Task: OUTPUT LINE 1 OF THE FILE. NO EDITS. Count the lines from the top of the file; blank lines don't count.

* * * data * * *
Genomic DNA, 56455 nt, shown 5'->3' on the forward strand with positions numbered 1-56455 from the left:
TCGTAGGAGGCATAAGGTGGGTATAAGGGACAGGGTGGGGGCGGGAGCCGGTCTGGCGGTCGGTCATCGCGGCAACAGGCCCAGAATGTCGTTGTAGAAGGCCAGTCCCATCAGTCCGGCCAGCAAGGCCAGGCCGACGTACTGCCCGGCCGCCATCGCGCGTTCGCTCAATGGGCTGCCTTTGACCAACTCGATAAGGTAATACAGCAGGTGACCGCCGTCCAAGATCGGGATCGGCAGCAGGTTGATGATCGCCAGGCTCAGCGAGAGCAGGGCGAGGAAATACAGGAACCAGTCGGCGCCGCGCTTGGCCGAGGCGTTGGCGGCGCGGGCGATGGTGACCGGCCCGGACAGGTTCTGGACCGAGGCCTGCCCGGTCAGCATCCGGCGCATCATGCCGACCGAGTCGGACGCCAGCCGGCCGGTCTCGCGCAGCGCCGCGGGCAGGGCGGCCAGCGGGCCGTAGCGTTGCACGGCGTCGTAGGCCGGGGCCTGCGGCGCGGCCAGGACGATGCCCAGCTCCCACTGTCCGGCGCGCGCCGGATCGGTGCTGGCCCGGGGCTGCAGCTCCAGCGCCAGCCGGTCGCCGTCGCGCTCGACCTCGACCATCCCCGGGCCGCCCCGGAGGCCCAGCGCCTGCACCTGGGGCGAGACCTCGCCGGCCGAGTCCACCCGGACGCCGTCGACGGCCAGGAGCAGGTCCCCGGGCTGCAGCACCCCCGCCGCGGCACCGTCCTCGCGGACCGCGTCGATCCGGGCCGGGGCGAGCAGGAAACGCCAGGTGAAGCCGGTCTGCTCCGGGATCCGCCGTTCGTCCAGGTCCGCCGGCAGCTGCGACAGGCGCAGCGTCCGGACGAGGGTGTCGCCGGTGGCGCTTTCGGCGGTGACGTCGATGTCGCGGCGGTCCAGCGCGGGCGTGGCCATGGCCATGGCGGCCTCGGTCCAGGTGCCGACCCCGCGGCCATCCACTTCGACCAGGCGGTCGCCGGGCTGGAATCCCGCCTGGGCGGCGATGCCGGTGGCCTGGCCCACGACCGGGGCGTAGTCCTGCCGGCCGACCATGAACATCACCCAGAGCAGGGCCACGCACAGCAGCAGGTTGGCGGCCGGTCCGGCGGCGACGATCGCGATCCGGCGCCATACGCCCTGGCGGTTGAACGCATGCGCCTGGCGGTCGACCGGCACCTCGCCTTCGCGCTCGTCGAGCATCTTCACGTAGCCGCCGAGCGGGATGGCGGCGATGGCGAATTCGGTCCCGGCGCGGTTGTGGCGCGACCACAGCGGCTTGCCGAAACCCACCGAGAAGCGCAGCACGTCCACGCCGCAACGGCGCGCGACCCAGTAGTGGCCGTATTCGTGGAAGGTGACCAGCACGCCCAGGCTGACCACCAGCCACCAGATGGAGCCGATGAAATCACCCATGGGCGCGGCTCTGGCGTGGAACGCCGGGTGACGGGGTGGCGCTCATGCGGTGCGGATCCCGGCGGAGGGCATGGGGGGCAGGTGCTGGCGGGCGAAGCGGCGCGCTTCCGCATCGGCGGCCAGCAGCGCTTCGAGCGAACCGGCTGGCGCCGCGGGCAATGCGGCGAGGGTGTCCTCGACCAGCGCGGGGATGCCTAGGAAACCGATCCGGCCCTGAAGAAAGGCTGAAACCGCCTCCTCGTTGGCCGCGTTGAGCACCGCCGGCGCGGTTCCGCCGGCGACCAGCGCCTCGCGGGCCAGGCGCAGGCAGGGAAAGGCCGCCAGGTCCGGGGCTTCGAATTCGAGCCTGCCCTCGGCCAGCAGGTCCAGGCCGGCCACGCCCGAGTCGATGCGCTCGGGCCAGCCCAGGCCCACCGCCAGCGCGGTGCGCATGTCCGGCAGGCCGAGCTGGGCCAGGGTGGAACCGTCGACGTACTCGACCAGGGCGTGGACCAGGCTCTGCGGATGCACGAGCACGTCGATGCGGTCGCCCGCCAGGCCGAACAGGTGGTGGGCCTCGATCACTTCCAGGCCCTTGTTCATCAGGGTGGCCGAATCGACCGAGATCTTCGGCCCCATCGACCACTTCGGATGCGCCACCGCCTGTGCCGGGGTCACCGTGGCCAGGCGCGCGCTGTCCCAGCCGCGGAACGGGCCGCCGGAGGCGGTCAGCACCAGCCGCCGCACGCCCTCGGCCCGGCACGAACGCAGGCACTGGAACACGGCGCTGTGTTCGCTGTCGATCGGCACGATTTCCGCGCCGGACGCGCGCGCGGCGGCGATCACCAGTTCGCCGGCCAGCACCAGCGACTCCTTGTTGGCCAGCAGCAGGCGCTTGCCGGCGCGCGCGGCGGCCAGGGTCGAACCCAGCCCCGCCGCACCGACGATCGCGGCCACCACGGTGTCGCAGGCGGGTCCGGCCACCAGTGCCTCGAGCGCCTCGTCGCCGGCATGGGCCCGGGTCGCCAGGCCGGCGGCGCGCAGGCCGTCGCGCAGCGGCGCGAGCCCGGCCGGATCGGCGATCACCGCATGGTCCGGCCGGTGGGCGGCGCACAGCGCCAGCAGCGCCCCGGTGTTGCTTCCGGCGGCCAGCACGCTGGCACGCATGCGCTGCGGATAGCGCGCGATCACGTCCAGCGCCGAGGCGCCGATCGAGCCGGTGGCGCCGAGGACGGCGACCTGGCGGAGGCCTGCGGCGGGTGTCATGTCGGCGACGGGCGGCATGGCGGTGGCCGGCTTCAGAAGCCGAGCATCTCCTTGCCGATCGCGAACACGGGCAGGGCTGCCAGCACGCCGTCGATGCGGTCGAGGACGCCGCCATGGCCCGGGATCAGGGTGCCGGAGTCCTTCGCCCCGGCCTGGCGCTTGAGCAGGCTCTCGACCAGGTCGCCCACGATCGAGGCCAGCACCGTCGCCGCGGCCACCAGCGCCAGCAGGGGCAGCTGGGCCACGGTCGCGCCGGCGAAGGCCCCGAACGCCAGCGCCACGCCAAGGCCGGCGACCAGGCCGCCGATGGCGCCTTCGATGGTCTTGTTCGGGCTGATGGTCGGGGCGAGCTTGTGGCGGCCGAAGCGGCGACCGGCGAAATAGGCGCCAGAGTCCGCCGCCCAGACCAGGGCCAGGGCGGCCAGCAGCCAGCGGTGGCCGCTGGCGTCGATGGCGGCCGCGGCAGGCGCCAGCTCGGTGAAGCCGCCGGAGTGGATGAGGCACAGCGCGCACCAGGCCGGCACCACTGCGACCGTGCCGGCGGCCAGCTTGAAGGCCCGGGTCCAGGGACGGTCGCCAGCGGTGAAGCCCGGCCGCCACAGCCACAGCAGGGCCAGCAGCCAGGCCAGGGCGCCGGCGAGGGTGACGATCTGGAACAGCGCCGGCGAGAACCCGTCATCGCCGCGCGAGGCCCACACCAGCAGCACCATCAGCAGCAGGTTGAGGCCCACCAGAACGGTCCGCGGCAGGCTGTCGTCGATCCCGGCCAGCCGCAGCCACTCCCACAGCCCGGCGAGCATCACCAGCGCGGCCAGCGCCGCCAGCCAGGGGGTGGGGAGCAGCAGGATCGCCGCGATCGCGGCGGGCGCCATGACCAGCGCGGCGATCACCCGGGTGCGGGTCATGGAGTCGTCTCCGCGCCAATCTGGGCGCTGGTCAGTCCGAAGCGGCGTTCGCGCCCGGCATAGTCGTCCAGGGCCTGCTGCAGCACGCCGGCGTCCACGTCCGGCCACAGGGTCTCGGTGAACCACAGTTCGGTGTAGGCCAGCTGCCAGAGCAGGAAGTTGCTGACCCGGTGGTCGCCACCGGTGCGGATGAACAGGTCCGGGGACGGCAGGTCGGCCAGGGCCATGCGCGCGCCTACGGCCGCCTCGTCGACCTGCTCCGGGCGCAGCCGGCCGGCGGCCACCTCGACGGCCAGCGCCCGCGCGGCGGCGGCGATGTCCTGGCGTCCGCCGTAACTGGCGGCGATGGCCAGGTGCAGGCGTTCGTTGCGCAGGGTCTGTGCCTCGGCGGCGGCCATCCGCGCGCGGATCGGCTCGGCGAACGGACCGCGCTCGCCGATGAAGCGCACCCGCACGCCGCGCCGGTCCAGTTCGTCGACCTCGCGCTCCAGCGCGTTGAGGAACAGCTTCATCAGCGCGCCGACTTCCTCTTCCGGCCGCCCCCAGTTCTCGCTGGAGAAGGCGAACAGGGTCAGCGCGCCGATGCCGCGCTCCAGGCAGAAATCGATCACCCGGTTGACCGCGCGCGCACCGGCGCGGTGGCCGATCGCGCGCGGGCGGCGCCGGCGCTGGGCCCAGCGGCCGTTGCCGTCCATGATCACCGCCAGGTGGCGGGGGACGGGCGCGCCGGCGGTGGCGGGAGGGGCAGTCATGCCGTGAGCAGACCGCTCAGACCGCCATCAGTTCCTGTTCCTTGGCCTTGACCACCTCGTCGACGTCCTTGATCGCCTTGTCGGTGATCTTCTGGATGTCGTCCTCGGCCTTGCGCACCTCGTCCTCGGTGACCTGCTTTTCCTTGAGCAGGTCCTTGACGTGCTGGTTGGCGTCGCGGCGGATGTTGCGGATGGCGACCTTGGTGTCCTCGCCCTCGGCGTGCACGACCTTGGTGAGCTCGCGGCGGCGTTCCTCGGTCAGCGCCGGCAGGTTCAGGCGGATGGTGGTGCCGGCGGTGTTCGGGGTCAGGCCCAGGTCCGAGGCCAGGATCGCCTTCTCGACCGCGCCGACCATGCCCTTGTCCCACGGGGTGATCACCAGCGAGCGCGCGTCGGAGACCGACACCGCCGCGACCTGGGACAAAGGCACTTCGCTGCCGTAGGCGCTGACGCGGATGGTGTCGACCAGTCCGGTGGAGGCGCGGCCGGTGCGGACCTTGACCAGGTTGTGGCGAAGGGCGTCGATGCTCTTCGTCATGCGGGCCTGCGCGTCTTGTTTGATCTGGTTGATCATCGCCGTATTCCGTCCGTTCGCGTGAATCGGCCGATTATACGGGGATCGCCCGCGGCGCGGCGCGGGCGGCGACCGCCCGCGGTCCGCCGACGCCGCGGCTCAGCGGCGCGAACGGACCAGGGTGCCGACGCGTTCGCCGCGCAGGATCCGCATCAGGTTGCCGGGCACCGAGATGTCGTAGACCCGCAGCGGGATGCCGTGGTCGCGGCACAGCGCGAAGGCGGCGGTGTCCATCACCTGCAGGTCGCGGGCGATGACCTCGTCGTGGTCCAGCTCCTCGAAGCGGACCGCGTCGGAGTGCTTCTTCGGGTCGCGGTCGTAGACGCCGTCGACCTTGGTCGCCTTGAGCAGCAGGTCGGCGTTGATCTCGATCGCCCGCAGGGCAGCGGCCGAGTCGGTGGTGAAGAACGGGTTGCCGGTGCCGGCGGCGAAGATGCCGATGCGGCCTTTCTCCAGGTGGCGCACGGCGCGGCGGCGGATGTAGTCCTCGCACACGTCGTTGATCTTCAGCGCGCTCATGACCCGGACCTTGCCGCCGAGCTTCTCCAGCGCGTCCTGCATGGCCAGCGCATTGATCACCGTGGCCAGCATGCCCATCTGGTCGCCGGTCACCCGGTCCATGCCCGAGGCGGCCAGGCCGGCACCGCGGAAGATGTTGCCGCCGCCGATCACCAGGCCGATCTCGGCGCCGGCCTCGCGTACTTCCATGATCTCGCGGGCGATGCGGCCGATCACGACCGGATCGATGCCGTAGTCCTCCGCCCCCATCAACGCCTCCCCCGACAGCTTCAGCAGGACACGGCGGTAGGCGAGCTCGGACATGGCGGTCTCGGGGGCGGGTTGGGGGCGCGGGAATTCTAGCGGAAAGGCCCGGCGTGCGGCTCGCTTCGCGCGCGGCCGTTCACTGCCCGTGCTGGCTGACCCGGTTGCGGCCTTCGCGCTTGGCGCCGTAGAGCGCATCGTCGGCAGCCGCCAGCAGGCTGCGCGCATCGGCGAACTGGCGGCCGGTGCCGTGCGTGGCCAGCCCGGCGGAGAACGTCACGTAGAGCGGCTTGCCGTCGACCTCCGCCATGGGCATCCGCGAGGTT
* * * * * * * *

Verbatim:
Genomic DNA, 56455 nt, shown 5'->3' on the forward strand with positions numbered 1-56455 from the left: